Thursday, 8 September 2011

St Mary and All Saints, Conwy

The North Wales town of Conwy is famous for its castle and mediaeval walls, which are among the most complete in the UK. But this World Heritage Site also has a large town church well worth a look, parts of which pre-date Edward I’s castle and walled town.


The church began life as a Cistercian Abbey, founded in 1172 and endowed by the Welsh Prince Llewellyn Fawr (Llewellyn the Great) in 1198. It was plundered by English forces of Henry III in 1245, but after the English conquest of this part of Wales in the 1280s, Edward I moved the abbey to Maenan a few miles away. St Mary’s therefore became the parish church of the new walled town built next to the castle as part of Edward’s conquest strategy. Parts of the walls survive from the 12th century abbey church in the present building.

The tower and chancel were rebuilt around 1300, with the south transept and south aisle following in the early to mid 14th century. The tower was completed in the late 15th century, and the rood screen and font installed around 1500. Some of the windows also date from the 15th-17th centuries. Extensive but relatively sensitive restoration in the late 19th century saw the nave roof and chancel floors both raised, the clerestory windows reset and the south transept window reconstructed.

The church

The church has a west tower, with an aisled nave and south transept. The north aisle is now a memorial chapel. From the outside, the three lancets in the tower and the west doorway, of c. 1235, are of particular interest. The interior is spacious, as befits the town’s importance, with a tall arcade of c. 1300, with carved heads at the join of each arch.

The most impressive feature is the rood screen, one of the best preserved in north Wales, and the adjoining choir stalls, both of around 1500. The stalls are vigorously carved, with figures and decoration resembling pinions and elaborate poppy-heads. The chancel also has some mediaeval floor tiles, now set in a wall next to the impressive arched tomb of Robert Wynne (d. 1598, builder of Plas Mawr house).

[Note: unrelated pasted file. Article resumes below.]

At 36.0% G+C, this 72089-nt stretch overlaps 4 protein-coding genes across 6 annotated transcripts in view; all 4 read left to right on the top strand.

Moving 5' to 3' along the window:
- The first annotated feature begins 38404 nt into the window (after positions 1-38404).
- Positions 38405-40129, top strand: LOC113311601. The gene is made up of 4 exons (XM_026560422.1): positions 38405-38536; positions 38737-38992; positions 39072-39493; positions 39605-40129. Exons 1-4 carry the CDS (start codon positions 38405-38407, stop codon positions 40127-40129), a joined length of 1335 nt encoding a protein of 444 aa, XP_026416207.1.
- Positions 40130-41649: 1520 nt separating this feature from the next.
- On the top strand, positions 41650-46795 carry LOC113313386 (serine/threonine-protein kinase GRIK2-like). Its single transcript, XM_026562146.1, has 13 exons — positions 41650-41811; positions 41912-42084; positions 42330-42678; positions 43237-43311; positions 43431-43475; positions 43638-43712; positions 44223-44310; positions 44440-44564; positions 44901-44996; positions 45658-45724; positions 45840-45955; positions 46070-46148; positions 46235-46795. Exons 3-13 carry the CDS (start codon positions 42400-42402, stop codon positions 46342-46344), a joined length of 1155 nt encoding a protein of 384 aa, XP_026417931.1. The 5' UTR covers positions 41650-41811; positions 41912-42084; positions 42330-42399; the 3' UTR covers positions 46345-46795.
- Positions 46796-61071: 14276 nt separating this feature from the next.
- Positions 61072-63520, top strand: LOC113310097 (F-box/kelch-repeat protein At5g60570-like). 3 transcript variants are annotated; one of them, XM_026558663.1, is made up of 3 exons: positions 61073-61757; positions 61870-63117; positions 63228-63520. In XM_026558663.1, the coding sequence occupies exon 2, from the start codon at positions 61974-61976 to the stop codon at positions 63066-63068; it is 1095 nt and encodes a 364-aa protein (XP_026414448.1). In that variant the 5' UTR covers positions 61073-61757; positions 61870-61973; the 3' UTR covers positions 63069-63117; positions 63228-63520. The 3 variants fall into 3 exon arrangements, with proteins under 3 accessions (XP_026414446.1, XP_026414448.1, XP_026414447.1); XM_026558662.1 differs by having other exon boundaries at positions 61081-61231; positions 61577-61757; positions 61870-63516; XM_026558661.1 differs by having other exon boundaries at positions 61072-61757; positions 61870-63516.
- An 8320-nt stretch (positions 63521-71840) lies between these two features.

Other tombs and memorials include those to John Wynne (d. 1637) and Mary (d. 1585), mother of John Williams, Archbishop of Canterbury in Charles I’s reign (Williams was baptised in the early Tudor Perpendicular font at the west end). A fascinating tomb is that of Nicholas Hookes (d. 1637), who was the 41st child of his father William Hookes, and himself went on to have 27 children. Other items worth looking out for include a window by Burne-Jones in the south aisle, a reproduction of Andrea del Sarto’s ‘Christ’, and a bust of the sculptor John Gibson, who was baptised here in 1790.

The church holds regular services in English and Welsh.

St Mary & All Saints, Church Street, Conwy, Wales LL32 8LD

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